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On Violence Against Women
You have probably heard the latest on the major networks regarding domestic violence by several NFL players. CNN, CBS, CSPAN and others are dedicating hours of their programming to discuss the latest video taken of a football player punching his fiancé in the face in an elevator, and then dragging her unconscious body into the hall. By the way, they are now married.
All of a sudden, additional stories came to light of other players who do and have practiced other types of domestic violence. We are now hearing the apologies, the blaming of their own parents and a discussion about the need for therapy for many players who make their living from a violent profitable game, a known breeding ground for domestic abuse. I find it interesting that many football players are considered celebrities, heroes and role models for youth. It is also interesting to learn that only a few weeks later, these same players are allowed to come back to the sport and play where they will again be admired and cheered by the stadium fans.
Sorry, I digress from my point which is that I am very disappointed that women’s rights advocates are somewhat silent in the media and this gives the impression that women are remaining quiet and allowing men to deal with this issue at hand as they see fit; the issue of violence against women. Some suggest that it is time that men begin dealing with this issue, but I challenge that notion. I believe that the men in these cases who have spoken out against this player behavior have only done so because the players got caught and not because they intend to stop the violence.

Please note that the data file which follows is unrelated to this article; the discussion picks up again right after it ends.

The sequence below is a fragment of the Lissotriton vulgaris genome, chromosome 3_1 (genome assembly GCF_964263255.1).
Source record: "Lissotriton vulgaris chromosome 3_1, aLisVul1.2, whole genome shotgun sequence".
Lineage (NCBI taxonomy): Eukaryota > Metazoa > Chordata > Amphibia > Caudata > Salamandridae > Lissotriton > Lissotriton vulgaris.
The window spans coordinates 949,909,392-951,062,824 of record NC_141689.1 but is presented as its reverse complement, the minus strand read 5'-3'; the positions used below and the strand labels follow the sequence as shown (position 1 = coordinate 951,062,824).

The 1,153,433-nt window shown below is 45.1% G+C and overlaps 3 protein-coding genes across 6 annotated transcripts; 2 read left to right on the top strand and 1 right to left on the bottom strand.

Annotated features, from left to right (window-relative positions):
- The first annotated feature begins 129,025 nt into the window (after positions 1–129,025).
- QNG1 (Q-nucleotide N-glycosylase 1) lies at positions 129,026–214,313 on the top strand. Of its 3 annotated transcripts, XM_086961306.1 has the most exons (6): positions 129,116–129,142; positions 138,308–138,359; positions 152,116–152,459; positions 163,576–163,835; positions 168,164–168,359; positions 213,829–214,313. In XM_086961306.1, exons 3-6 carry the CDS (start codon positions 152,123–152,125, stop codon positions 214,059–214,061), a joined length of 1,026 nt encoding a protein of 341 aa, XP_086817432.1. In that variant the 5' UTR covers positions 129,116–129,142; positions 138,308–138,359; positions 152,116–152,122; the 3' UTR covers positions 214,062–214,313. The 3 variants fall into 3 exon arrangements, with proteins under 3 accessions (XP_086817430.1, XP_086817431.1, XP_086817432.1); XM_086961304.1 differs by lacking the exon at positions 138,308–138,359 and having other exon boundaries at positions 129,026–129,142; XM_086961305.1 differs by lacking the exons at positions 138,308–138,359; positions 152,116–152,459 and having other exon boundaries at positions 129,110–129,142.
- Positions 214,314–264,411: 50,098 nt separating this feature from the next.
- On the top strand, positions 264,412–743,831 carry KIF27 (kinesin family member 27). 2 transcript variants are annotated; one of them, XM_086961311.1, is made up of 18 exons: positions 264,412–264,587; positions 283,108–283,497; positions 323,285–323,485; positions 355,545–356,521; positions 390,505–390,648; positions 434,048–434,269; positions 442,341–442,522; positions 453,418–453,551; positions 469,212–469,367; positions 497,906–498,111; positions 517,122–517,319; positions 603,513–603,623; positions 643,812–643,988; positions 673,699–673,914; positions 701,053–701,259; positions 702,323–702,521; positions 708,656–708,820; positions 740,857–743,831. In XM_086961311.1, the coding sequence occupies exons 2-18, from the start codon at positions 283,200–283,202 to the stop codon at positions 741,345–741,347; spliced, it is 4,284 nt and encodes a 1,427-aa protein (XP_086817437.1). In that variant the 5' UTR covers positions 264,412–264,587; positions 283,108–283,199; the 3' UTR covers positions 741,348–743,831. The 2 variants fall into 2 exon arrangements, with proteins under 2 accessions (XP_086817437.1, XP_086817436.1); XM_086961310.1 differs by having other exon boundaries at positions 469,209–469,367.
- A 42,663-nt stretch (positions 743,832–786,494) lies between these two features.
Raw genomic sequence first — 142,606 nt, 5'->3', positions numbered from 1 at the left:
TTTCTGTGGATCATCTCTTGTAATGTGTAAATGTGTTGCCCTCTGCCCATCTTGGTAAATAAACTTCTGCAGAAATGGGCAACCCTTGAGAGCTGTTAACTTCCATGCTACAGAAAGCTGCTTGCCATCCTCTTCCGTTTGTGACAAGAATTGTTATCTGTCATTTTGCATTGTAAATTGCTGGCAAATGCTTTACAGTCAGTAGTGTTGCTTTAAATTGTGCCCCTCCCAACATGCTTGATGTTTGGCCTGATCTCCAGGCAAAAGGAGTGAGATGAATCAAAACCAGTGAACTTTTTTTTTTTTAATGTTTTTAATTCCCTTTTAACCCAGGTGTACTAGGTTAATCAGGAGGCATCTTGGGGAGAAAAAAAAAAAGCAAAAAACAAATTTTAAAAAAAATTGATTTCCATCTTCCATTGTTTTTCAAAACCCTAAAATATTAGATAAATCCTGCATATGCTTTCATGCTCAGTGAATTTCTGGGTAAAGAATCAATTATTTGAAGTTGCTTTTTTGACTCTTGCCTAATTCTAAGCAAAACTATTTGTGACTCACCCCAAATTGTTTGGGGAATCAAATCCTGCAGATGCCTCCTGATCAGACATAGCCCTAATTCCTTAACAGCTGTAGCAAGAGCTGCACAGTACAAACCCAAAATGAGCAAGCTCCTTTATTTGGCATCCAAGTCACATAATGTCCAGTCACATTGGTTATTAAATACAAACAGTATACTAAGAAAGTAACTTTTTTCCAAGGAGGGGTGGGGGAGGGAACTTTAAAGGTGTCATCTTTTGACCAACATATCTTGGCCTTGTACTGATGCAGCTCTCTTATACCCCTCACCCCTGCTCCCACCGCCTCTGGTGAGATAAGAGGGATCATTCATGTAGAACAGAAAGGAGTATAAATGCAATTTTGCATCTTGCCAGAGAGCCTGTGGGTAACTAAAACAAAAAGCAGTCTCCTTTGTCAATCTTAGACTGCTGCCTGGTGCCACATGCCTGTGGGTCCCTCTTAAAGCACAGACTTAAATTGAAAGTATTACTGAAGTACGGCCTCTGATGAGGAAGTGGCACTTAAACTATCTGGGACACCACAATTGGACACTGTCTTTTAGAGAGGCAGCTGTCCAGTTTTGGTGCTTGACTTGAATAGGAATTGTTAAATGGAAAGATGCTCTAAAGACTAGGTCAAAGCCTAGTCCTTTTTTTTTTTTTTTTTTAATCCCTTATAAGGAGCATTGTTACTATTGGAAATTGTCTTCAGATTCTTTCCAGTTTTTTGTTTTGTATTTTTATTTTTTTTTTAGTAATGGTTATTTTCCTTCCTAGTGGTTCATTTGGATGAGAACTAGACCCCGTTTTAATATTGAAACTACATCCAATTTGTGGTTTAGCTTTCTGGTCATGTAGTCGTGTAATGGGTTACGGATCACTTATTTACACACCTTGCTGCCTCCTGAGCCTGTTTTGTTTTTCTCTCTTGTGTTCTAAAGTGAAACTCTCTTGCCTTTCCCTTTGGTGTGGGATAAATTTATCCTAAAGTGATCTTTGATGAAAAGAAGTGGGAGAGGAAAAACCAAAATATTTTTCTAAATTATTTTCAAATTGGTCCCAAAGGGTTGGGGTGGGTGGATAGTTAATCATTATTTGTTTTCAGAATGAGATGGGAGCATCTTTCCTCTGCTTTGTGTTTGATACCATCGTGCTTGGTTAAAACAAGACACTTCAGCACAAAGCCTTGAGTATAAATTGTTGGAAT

It is clear that the league team owners are not concerned about women’s rights; if so they would have taken prudent steps long ago. The history of violence against women by professional league players is very long and the leagues have done little to address this problem effectively. The recent press statements made by league management are clearly driven by protecting their million dollar salaries. Violence against women is prevalent in many professional league sports including football, basketball and soccer to name a few. It stretches the boundaries across all professions and walks of life; Plumbers, engineers, contractors, soldiers, students, the rich and the poor. Violence against women has no boundaries.
I believe that now is the opportune time for women’s rights organizations to speak out against this explosion of media interest in a few high profile players. Where are the statistics on domestic violence? Where are the accountabilities being enforced and how? Where is the network coverage of the work done by CEDAW? I urge these organizations to act now by launching peaceful demonstrations and campaigns to generate greater awareness and advocacy initiatives on this issue. It is prudent to express outrage against the media sensationalism of high profile scandals that target improved ratings rather than education on this important issue.
I call on all women to write to our senators who have failed to ratify CEDAW and explain how they feel about a professional league football player punching a woman’s face in an elevator…in the United States…in 2014.
UNA USA SF